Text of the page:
Britain on Monday postponed a decision on whether Huawei could participate in building next-generation 5G mobile networks until it had a clearer picture of the impact of US measures taken against the Chinese company.
“These measures could have a potential impact on the future availability and reliability of Huawei’s products, together with other market impacts, and so are relevant considerations in determining Huawei’s involvement in the network,” Digital Minister Jeremy Wright told parliament.
Until the US position was clearer, Britain had concluded it was wrong to make specific decisions in relation to Huawei, but would do so as soon as possible, he said.
Huawei, the world’s biggest telecoms equipment maker, is at the centre of a geopolitical tug-of-war between China and the United States.
The United States has threatened to cut off intelligence sharing with allies who use Huawei equipment, which it says China could exploit for spying.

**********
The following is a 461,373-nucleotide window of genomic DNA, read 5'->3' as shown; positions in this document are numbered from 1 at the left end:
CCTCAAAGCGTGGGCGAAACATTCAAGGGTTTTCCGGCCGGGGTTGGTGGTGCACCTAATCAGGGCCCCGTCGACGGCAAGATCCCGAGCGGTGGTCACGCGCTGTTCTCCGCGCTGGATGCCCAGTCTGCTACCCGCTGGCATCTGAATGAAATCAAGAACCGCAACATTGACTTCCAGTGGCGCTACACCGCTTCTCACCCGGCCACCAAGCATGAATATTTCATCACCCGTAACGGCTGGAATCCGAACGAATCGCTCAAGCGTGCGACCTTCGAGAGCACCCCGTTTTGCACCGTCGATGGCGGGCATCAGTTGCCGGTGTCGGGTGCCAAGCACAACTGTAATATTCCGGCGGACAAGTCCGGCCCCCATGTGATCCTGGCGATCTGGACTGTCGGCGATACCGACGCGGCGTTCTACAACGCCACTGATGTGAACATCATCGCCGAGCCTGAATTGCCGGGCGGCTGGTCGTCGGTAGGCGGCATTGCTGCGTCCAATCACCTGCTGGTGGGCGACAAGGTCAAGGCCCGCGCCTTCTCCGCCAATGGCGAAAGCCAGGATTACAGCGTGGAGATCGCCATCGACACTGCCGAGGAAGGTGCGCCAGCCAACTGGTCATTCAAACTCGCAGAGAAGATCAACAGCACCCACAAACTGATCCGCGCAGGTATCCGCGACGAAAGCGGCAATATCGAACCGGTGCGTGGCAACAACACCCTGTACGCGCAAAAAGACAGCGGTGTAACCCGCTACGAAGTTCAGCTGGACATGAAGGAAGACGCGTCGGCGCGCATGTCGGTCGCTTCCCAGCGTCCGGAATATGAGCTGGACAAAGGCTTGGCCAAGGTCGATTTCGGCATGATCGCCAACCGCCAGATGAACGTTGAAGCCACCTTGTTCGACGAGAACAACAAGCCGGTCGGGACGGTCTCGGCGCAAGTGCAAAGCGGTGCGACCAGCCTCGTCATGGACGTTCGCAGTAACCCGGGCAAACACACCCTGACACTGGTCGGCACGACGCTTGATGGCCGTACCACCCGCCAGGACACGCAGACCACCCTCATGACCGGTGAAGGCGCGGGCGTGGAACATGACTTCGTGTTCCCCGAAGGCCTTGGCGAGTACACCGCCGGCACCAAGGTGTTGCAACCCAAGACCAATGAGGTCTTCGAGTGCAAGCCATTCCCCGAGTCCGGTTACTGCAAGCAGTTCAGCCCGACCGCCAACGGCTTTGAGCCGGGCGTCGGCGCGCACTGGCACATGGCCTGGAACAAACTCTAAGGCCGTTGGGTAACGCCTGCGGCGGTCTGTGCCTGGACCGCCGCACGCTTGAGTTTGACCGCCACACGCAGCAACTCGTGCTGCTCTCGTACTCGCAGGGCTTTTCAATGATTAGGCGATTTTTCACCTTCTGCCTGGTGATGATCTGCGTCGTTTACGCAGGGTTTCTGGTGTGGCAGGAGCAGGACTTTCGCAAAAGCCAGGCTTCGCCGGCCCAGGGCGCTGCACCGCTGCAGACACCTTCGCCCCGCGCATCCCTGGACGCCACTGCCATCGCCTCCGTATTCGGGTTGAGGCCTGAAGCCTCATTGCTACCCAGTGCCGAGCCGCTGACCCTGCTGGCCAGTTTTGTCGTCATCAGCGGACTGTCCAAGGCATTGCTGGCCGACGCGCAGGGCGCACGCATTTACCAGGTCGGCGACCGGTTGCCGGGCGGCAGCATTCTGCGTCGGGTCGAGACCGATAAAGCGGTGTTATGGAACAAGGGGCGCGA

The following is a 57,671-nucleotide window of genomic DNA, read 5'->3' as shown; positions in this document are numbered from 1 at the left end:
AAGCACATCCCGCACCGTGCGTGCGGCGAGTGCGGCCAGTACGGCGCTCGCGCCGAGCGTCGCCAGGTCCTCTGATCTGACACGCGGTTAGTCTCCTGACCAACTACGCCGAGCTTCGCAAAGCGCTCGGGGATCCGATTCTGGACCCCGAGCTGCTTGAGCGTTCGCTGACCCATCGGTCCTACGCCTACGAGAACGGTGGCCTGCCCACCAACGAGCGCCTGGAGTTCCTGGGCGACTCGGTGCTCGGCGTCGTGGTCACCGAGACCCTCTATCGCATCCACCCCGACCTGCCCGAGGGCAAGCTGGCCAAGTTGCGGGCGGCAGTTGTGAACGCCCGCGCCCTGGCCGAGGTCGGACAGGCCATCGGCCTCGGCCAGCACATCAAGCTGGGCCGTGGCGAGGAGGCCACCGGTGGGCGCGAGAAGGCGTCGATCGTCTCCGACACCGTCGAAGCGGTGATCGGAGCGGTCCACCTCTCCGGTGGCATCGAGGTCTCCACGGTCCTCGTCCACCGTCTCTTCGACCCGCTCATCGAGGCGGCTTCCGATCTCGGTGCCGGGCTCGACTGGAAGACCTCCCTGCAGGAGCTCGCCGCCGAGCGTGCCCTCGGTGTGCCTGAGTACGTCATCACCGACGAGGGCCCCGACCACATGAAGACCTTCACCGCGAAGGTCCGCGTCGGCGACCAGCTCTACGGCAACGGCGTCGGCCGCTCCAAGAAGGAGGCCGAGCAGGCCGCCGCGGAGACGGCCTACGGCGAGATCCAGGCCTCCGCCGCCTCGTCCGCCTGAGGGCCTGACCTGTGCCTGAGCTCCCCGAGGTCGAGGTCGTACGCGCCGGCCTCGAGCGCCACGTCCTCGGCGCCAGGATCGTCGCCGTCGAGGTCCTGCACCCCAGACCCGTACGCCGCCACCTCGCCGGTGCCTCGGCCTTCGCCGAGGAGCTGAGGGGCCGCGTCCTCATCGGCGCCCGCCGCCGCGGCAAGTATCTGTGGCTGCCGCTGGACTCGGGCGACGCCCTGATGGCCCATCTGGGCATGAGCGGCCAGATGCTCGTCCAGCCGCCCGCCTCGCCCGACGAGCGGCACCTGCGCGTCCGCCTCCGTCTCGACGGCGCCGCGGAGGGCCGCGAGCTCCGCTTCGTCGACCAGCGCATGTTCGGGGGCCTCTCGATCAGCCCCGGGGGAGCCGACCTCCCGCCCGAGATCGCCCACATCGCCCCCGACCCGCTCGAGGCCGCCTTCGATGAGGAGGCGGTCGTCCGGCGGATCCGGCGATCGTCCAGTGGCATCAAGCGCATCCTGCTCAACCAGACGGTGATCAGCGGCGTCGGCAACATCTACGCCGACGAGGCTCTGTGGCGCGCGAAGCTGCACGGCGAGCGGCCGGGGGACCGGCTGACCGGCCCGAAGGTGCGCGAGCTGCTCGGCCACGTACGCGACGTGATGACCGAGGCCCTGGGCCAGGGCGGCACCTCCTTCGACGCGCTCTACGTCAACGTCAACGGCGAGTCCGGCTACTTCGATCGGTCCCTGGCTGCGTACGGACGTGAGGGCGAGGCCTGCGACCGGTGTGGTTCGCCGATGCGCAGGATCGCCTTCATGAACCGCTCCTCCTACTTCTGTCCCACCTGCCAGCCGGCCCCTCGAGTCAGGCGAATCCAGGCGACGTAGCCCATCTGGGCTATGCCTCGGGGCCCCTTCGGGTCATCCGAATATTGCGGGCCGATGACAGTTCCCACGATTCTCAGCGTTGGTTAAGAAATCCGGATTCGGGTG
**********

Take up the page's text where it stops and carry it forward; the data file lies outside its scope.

The Trump administration put Huawei on a blacklist in May, citing national security concerns, barring US chipmakers and software companies from supplying the Chinese firm.
China, in turn, has warned Britain that excluding Huawei could hurt investment and trade.
Britain’s National Security Council, chaired by outgoing Prime Minister Theresa May, discussed the issue in April and decided in principle to block Huawei from critical parts of the 5G network but give it limited access to less sensitive parts.
A final decision was supposed to have been included in a telecoms supply chain review published by Wright on Monday, but May’s resignation has stalled the process. She is due to hand over to her successor on Wednesday.